July 30, 2007
Wil Schroter has started nine companies -- some successful, others not. Over the years, the entrepreneur has developed a network of investors, software developers and others who might be able to help out with his businesses. He says friends and acquaintances began to come to him on a regular basis, asking him to put them in touch with advisers or job candidates he knows.
"It dawned on me that there was no central Rolodex where anyone who's looking to start a company could come for information," says Mr. Schroter, 32.
Go Big Network LLC was born from that realization. The Web site, www.gobignetwork.com, launched in early 2006, is structured like a dating site for start-ups, where entrepreneurs can create profiles and post ads looking for investors and others to help start their businesses. Posting a profile is free, but users pay a subscription an average of $49 a month -- to contact someone on the site, says Mr. Schroter, who is based in Columbus, Ohio.
Several lender-borrower matchmaking sites have popped up in recent months. Like Go Big, RaiseCapital.com and FundingUniverse.com are designed for small companies seeking a cash infusion. Prosper.com focuses on individuals looking for money. WSJ.com talked with Mr. Schroter about what works and what doesn't for business owners using his service and how he funded his start-ups.
WSJ: Paint a picture of the typical investor on gobignetwork.com.
Mr. Schroter: The average investor on the site is a wealthy individual. They probably have as much investment capital as an angel investor, but our investor is more likely someone who has a full-time job, but also wants to place an investment in a start-up or film or what have you.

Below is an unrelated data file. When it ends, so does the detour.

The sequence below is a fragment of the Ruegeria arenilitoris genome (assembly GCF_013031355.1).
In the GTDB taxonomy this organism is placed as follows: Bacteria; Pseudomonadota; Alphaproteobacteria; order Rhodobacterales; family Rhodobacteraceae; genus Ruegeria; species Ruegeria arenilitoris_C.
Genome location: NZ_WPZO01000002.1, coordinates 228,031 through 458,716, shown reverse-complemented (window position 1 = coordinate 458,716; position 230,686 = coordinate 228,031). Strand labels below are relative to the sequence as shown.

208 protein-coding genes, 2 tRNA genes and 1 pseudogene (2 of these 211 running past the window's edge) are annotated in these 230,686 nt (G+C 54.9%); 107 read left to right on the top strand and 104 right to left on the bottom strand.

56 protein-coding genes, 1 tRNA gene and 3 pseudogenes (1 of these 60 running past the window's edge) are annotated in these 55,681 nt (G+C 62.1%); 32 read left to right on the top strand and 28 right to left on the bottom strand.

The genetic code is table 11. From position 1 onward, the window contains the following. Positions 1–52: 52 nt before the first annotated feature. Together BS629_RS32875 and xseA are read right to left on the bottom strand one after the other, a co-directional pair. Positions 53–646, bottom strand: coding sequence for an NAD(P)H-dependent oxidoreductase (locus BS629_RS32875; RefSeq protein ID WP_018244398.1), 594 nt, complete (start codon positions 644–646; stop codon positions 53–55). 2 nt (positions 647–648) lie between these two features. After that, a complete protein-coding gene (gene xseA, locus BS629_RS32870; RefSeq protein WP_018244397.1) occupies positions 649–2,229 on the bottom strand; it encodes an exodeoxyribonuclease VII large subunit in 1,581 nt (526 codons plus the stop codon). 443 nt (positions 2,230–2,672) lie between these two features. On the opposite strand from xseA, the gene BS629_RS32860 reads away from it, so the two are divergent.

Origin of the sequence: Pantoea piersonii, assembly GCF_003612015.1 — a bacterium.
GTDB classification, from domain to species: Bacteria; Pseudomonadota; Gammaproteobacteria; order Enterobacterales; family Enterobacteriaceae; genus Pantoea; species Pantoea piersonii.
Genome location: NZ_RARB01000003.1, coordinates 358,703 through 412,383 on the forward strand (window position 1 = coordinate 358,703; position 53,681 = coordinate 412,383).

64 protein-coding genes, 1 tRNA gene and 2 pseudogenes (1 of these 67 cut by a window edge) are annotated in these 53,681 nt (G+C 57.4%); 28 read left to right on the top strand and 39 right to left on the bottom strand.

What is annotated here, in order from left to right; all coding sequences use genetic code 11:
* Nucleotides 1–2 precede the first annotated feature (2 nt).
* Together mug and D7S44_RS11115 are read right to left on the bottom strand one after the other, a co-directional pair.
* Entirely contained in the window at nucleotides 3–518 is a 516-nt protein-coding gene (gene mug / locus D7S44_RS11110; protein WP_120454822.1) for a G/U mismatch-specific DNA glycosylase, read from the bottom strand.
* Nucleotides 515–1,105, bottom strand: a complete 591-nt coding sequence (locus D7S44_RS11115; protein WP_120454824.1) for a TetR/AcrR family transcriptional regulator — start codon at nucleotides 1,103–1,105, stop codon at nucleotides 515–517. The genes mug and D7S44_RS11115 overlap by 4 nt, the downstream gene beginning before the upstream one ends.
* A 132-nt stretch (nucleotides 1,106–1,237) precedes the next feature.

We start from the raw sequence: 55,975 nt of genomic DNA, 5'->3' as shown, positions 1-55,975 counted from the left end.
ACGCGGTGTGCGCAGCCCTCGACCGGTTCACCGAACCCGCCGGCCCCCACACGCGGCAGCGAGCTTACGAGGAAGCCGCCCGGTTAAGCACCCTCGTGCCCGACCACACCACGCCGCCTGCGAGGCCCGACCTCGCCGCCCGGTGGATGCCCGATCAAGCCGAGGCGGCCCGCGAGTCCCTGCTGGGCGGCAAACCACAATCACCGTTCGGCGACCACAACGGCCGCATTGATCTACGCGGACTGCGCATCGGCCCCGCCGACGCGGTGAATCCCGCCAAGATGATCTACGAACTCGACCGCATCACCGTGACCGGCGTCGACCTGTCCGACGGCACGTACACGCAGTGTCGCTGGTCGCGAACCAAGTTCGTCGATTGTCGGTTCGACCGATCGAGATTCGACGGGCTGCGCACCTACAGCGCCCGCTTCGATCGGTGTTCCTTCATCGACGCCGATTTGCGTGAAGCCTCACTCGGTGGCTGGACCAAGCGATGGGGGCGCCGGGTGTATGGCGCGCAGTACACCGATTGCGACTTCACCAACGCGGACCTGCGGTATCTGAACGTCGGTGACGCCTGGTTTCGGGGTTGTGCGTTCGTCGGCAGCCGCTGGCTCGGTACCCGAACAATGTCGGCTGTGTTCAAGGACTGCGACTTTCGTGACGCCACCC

WSJ: There are 10,000 active listings on the site, and it seems most are companies looking for funding. What's the best way to stand out?
Mr. Schroter: There are 99 companies looking for funding for every investor. The best postings are short ads that are really to the point. Four sentences that are well-composed will beat four paragraphs every time. It should say: "This is the industry we're serving. This is the problem we're solving. And this is how we make money doing it."
A bad posting doesn't give any indication to the investor why they would want to invest in that company. It's: "We want to create a great company. We need more money. Invest in us." Instead, they should say: "We're going to be in the health-care industry. We found a cure for cancer. We're going to sell cancer pills for a dollar and make 90 cents on each one." An investor gets that.
WSJ: How often do companies find funding through the site?
Mr. Schroter: We don't have a way to track that. But when the average person posts, they receive three responses. There are 10,000 active listings including people looking for funding and people looking to fund. People need to be in it for the long haul. You're not shopping for a mortgage you're talking about a highly-specific fit.
WSJ: How did you fund your first business?
Mr. Schroter: I was 19. I talked to a couple of venture-capital companies and they laughed at me -- my projections didn't go past one year, and I had left things out like the cost of health benefits for employees. After three years, I had about $100,000 in debt -- a combination of credit cards and personal loans.
WSJ: How did you fund your most recent company, Go Big?
Mr. Schroter: Over time, I realized that sometimes you don't really need to raise money, but to convince people to do things for you, like build a Web site. I launched Go Big with less than $50,000. I brought together lots of people who were willing to participate [in exchange for] for stock. I employ 12 people, and they all have options in the company.
People should also pitch everyone all the time. I was in San Francisco last week, and every single person I ran into, I pitched my business. You never know, they might say, "Oh, my best friend happens to be a Java programmer."
Write to Simona Covel at firstname.lastname@example.org